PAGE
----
Commercial carwashes do have one distinct environmental advantage over the home wash, and that is pollution control.  When water flows over your car, it rinses off a variety of pollutants: small amounts of tar, oil, gas and heavy metals (from brake pads).  In a commercial carwash, all this water will eventually be discharged to the sanitary sewer and treated by our wastewater treatment plant.  If done in your driveway, it is likely that this water will run into the storm drains, which will carry it, untreated, to local streams.  This is the case when your car is washed on any impermeable surface that does not direct to a wastewater drain, including parking lots. To reduce this polluted runoff, it is suggested that you wash your car over a grassy area; the soil and plant material can offer some filtration of the dirty water.

Do other carwash certifications like this exist?

Yes, the International Carwash Association has a WaterSavers program that includes a carwash certification process.  Their standards are very similar to those used in our program.  You can learn more but visiting their website.  San Antonio, Texas is one example of a city that has adapted this certification program for carwashes.

*Please refer to the explanation below for carwashes that use a reverse osmosis system.

Many carwashes use Reverse Osmosis (RO) or "spot free" water.  This is water that has been pulled from the potable system and filtered to a high degree to eliminate spots on a newly washed car.  The RO water is stored onsite in tanks and used in washed depending on which wash options are chosen by the user.  The total amount of RO water pulled form the potable water system for each car can be difficult to measure, for two reasons.  First, the RO tank does not refill after each individual carwash.  Instead, when the volume of water in the RO tank is reduced to a certain level, it automatically starts to refill, regardless of whether a car is being washed at that time.  For instance, if a particular wash option used 10 gallons of RO water, this water would not pass through the meter as the car was being washed, but would be pulled from the RO tank, which had pulled it through the meter earlier in the day.  Second, there is a certain amount of "reject" water that does not pass muster after the RO process.  This is stored separately and used with the recycled wash water in other processes (such as the underbody rinse).  The amount of rejected RO varies with each cycle.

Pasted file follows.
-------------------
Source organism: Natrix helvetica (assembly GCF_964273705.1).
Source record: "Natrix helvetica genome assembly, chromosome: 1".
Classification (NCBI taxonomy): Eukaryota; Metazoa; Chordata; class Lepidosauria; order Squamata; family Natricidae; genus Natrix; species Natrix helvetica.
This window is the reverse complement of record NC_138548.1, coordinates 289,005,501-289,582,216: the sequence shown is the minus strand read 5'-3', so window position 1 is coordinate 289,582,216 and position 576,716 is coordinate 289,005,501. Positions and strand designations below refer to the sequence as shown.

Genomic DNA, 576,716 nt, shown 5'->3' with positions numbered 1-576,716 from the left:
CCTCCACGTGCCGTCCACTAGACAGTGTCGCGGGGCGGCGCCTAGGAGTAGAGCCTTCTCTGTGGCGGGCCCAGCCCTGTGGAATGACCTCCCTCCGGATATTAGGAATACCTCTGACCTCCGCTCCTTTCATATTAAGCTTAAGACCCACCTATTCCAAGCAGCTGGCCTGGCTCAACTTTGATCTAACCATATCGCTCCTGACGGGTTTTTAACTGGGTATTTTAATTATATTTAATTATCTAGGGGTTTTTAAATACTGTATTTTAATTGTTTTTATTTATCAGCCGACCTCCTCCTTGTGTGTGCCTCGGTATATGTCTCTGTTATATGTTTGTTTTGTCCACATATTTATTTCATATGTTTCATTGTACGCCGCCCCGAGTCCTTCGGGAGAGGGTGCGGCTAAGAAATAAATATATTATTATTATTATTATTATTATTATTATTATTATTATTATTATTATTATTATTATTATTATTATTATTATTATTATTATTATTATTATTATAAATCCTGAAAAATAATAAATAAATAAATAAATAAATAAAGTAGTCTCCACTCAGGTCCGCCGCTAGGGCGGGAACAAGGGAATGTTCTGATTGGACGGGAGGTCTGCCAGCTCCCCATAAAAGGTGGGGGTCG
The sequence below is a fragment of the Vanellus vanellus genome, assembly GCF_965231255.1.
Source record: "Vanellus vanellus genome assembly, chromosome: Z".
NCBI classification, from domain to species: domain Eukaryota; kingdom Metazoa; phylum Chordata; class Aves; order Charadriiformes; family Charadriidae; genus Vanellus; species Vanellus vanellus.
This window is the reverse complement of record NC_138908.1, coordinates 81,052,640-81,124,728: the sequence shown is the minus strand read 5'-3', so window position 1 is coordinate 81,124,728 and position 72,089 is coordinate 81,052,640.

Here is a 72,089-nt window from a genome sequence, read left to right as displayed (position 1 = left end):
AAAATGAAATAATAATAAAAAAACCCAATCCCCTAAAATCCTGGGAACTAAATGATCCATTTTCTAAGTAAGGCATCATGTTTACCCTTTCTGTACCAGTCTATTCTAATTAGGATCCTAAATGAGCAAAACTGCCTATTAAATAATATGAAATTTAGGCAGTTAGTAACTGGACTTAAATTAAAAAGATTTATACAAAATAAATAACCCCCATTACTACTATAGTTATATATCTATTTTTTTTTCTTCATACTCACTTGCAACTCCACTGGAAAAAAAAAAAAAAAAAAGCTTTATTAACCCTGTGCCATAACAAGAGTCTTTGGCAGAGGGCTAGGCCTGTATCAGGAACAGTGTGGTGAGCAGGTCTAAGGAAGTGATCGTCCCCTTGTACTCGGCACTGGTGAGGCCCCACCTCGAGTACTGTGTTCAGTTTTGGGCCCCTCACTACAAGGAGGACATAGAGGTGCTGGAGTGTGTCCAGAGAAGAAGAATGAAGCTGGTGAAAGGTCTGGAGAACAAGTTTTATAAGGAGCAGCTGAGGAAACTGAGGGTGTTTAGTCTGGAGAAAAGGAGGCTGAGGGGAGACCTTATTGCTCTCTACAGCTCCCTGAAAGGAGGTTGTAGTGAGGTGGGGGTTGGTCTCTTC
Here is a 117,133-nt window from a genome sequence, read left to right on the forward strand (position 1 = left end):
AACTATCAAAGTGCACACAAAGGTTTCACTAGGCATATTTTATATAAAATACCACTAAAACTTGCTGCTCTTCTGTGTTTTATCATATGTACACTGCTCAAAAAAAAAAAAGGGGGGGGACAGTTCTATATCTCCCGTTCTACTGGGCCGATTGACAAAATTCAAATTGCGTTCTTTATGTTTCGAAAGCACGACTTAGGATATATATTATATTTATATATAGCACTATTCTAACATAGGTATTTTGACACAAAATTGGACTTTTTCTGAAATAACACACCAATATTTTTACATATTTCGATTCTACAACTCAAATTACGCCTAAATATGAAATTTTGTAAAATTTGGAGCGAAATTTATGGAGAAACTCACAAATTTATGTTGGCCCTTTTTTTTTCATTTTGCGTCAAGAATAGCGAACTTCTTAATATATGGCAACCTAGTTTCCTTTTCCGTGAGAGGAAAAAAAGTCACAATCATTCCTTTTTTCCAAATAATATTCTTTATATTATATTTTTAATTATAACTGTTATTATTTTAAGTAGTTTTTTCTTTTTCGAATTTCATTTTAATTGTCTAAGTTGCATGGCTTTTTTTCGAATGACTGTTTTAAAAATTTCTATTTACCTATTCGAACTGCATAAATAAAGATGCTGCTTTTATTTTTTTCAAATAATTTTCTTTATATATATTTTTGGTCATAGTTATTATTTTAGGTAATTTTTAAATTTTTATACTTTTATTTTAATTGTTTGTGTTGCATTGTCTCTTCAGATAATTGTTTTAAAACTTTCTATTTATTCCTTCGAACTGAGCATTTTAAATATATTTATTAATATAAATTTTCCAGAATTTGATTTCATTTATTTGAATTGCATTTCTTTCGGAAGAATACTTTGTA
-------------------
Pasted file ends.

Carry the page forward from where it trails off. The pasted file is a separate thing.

The Carwash Certification Program uses meter reading during a wash to determine the potable water used.  So how can we account for this stored potable water?  That depends on the exact set up at each carwash inspected. Below we detail the methods used for each wash.  Though they may be different, the bottom line is that they obtain a fair, reasonable, and repeatable representation of how much water is used when you wash your car at that facility.

Car Lovers Carwash:  The RO system is turned off before the wash begins.  All of the water would have been pulled from the RO tank is instead pulled directly from the potable water system and passes through the meter where it can be measured on a per wash basis.

Express Carwash: No RO system in place at this carwash.


Interested in joining our Car Wash Program or finding out more information? Please contact the Water Conservation Program Coordinator via email or phone (434-970-3877).


Free viewers are required for some of the attached documents.
They can be downloaded by clicking on the icons below.

Acrobat Reader Flash Player QuickTime Windows Media Player Microsoft Silverlight Word Viewer Excel Viewer PowerPoint Viewer